Notwithstanding these differences, cooperation among the Quad members seems set to strengthen as China continues to challenge the rules-based order. In extending its collaboration across both the military and development sectors, the Quad should focus its collective energy a little more on the Pacific, while still maintaining its existing strong collaboration on the “Indo” side of the greater region. The Australian Government will no doubt want to put some of the focus on the Pacific when Prime Minister Albanese hosts his Quad counterparts in Canberra next year.

This collaboration is not limited to the military sphere. The establishment in 2021 of the Quad Infrastructure Coordination Group–an expert panel to identify new infrastructure projects across the region to be part-financed by member countries–signalled a desire to compete with Beijing’s Belt and Road Initiative (BRI) to strengthen infrastructure investment across the region.

Each of the Quad partners have been working in parallel to strengthen their bilateral security and development links with each other. The India-Japan relationship is one of the strongest strands in all this, and each member has its own substantial strategic relationship with the US. Over the last year, Australia and Japan, for their part, have signed a bilateral security partnership and an agreement allowing their forces reciprocal access to each other’s military bases and ports. Australia recognises that Japan has been a consistent supporter of development in the Pacific; it is the third largest bilateral donor there after Australia and New Zealand. And Japan shares Australia’s serious concerns about the detrimental impact of Chinese military engagement in the region. The two countries collaborate extensively on Pacific development projects.

Each of the Quad partners have been working in parallel to strengthen their bilateral security and development links with each other.

The United States has recently swung in with some additional support, announcing the first ever US-Pacific partnership strategy in September and convincing Pacific Island countries, including the Solomons, to embrace an associated framework agreement underpinned by a significant increase in US development expenditure. This followed announcements earlier in the year that Washington would move to expand its diplomatic footprint in the region, establishing missions in Solomon Islands, Tonga, and Kiribati. Each of these countries have, to some extent, fallen into China’s embrace in recent years.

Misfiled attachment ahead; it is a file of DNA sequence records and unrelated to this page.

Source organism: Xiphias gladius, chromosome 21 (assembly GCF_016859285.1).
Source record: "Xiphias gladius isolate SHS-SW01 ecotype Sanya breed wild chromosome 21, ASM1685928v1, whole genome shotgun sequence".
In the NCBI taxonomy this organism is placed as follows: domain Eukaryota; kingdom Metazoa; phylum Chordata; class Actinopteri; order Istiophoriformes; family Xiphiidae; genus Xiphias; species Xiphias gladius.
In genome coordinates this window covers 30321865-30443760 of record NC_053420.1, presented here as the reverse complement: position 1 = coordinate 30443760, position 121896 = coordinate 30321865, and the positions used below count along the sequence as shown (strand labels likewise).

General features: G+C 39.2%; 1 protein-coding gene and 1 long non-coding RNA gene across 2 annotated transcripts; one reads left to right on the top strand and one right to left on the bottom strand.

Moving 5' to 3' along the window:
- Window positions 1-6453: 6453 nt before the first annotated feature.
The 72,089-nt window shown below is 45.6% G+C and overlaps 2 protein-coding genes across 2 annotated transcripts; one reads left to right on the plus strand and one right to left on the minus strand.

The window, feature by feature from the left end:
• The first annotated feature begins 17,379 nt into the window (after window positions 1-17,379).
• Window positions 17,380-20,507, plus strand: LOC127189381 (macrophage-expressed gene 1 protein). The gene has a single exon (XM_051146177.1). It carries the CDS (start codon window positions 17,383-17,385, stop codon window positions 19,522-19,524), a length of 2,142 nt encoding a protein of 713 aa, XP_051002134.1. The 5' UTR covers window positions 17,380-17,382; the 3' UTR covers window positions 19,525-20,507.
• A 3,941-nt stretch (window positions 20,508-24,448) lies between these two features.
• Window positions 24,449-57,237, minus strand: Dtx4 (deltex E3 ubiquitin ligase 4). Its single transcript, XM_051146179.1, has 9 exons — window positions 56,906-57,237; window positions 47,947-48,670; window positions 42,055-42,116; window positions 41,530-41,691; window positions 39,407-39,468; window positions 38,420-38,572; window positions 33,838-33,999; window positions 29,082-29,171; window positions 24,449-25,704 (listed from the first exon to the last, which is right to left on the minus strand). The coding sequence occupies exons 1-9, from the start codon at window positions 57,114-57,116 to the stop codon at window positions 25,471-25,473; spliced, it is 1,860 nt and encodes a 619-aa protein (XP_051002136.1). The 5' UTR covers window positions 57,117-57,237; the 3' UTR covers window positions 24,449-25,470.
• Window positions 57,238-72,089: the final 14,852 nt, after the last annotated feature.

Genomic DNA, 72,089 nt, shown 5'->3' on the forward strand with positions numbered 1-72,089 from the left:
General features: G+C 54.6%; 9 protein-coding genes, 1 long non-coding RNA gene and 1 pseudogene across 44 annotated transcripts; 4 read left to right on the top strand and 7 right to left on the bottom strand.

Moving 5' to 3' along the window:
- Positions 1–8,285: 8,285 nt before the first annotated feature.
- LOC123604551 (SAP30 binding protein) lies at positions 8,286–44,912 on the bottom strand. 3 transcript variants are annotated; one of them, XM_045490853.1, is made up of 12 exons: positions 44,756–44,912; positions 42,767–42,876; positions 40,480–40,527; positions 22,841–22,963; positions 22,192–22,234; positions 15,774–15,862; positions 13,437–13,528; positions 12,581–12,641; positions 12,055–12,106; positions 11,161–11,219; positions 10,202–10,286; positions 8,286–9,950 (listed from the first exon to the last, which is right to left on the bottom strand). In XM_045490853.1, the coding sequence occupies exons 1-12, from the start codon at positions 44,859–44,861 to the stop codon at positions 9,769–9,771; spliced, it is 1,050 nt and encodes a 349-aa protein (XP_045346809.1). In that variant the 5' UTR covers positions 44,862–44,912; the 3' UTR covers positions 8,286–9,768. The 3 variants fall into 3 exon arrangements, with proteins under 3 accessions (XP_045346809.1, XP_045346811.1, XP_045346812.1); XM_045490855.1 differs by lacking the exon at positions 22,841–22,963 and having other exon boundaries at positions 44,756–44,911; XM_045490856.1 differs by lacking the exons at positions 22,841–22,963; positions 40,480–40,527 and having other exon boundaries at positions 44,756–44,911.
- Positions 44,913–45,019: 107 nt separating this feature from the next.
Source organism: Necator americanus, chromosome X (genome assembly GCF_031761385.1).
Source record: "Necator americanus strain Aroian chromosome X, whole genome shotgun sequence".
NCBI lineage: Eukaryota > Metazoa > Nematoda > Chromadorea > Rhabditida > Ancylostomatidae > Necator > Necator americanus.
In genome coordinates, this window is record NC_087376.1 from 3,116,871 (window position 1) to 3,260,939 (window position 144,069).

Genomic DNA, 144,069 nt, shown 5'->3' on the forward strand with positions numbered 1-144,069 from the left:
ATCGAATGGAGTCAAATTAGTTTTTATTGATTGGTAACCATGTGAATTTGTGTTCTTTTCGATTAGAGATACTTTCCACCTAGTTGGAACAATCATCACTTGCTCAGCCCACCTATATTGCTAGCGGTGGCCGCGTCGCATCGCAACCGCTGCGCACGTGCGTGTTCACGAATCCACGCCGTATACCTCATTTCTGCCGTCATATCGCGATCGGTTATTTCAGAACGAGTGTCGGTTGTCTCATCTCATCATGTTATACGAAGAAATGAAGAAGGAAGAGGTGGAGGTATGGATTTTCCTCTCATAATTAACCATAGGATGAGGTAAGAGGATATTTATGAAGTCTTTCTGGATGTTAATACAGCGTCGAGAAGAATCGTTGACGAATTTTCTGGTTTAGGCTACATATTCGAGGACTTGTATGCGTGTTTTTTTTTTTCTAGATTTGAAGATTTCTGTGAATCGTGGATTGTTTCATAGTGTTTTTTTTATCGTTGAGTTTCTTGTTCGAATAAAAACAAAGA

Show some respect

It’s important that the democratic powers put new energy into working together in the region, but it’s also vital that the Pacific countries themselves feel consulted and respected in the process. The AUKUS partnership, unveiled in September 2021, is an important initiative to strengthen ties between Canberra, London, and Washington in the region. The Australian media leapt on an evident failure of communication with France—this important Pacific partner was affronted by Australia’s abrupt abandonment, in its rush to join the new alliance, of a submarine deal with French industry.

AUKUS has great potential, but the story of its birth is a useful reminder that if the aim is to build influence in the region, it’s important to recognise the people who live there, and to respect their perspective

France wasn’t the only one. The countries of the Pacific were also surprised by AUKUS.  They were not pleased about the announcement of substantial upgrades in defence expenditure in the Pacific, and particularly the headline initiative that Australian nuclear-powered submarines would be deployed in their region. Some of these countries had experienced their own traumas with nuclear testing in the 20th century, and they lashed out. Fijian Prime Minister Frank Bainimarama said that Australia and its AUKUS partners should shift their focus to what the Pacific sees as the highest priority. “If we can spend trillions on missiles drones, and nuclear submarines” he said, “we can fund climate action”. Leaders from across the region said that it would have been nice to be consulted, or at least forewarned.

AUKUS has great potential, but the story of its birth is a useful reminder that if the aim is to build influence in the region, it’s important to recognise the people who live there, and to respect their perspective. The Pacific is not a vacant expanse, after all.


To read the first part of the series, click here.

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Contributor

Ian Kemish

Ian Kemish

Ian Kemish is a former Australian ambassador. He is Expert Associate with the ANU National Security College and an Adjunct Professor with the University of ...